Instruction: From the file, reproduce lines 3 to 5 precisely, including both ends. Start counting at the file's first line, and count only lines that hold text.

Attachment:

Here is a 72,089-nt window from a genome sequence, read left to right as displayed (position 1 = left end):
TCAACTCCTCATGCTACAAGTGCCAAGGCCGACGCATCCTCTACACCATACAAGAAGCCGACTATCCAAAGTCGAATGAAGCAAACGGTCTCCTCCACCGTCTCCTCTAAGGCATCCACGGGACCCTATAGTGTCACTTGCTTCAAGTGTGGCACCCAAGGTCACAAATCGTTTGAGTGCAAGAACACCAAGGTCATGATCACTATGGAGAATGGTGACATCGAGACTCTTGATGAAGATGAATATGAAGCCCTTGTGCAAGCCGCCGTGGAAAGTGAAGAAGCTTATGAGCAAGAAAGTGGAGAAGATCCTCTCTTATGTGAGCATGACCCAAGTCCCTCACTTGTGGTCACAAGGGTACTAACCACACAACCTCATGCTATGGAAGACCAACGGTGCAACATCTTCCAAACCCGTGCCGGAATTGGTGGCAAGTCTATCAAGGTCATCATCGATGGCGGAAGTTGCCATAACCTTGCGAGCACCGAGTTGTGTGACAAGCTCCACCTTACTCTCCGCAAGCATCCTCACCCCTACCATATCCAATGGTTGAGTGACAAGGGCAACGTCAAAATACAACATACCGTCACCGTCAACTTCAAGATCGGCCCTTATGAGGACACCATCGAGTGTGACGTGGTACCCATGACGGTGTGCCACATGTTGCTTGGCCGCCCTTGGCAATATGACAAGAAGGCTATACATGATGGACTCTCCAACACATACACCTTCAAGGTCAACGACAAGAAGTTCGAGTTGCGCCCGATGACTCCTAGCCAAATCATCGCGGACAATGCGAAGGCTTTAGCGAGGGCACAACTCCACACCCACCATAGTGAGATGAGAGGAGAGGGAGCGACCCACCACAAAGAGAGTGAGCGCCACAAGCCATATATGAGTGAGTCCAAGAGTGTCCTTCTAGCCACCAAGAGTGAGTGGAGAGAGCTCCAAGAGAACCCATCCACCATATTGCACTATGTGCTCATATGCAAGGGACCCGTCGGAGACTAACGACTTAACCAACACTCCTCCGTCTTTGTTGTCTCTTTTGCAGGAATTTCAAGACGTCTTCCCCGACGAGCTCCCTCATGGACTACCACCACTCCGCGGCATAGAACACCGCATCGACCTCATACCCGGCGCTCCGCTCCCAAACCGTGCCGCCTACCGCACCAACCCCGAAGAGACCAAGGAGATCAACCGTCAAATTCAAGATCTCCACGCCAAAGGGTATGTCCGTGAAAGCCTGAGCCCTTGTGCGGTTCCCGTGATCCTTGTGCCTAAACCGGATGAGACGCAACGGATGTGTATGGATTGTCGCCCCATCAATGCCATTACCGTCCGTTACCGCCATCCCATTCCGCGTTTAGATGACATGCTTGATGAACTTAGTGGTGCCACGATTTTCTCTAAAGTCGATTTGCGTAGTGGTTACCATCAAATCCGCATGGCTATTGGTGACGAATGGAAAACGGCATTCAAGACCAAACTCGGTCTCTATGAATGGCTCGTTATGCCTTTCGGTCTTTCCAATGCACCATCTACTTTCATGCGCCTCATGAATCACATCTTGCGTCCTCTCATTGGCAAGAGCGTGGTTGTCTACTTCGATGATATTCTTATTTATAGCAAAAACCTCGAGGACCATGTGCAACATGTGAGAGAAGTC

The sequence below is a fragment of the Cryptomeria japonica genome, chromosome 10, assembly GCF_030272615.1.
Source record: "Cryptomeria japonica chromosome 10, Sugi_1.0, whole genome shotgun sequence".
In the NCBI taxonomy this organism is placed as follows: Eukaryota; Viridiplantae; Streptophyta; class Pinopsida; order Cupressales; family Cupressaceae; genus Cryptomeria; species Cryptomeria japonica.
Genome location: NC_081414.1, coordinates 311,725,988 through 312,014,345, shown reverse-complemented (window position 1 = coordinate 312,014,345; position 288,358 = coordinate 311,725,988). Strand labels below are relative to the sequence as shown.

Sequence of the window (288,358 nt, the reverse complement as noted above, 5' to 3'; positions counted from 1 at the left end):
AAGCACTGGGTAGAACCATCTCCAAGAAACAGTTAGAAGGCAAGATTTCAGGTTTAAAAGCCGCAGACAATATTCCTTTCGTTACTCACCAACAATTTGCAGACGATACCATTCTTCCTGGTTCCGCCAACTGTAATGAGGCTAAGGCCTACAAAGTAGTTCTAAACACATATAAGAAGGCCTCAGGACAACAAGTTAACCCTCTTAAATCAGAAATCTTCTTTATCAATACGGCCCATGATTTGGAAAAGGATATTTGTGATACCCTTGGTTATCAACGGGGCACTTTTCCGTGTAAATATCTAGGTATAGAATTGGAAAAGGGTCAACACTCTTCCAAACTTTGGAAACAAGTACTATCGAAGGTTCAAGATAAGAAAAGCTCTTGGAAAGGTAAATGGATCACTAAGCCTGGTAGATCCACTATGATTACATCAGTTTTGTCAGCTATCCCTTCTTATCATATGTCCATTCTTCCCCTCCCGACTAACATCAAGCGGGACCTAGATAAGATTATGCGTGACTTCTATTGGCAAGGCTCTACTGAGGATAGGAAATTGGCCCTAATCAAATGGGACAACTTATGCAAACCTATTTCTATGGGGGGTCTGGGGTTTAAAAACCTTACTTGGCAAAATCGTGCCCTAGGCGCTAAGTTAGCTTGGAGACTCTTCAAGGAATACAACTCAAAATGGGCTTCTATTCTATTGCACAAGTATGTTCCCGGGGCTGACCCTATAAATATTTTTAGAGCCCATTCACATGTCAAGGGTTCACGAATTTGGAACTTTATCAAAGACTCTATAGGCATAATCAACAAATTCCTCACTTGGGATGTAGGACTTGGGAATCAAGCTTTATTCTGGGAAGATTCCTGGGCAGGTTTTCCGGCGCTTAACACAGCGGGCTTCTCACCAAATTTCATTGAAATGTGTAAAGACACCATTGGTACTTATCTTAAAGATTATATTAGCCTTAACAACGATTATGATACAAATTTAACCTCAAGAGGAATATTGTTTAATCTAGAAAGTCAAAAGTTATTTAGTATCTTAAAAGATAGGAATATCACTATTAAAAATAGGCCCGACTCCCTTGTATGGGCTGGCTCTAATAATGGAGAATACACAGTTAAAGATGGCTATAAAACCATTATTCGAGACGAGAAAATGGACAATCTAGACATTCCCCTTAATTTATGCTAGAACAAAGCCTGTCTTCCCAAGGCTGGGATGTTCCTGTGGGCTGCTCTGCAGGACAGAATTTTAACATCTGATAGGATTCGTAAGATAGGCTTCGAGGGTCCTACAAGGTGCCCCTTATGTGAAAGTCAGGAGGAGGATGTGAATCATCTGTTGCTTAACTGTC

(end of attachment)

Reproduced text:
The sequence below is a fragment of the Cryptomeria japonica genome, chromosome 10, assembly GCF_030272615.1.
Source record: "Cryptomeria japonica chromosome 10, Sugi_1.0, whole genome shotgun sequence".
In the NCBI taxonomy this organism is placed as follows: Eukaryota; Viridiplantae; Streptophyta; class Pinopsida; order Cupressales; family Cupressaceae; genus Cryptomeria; species Cryptomeria japonica.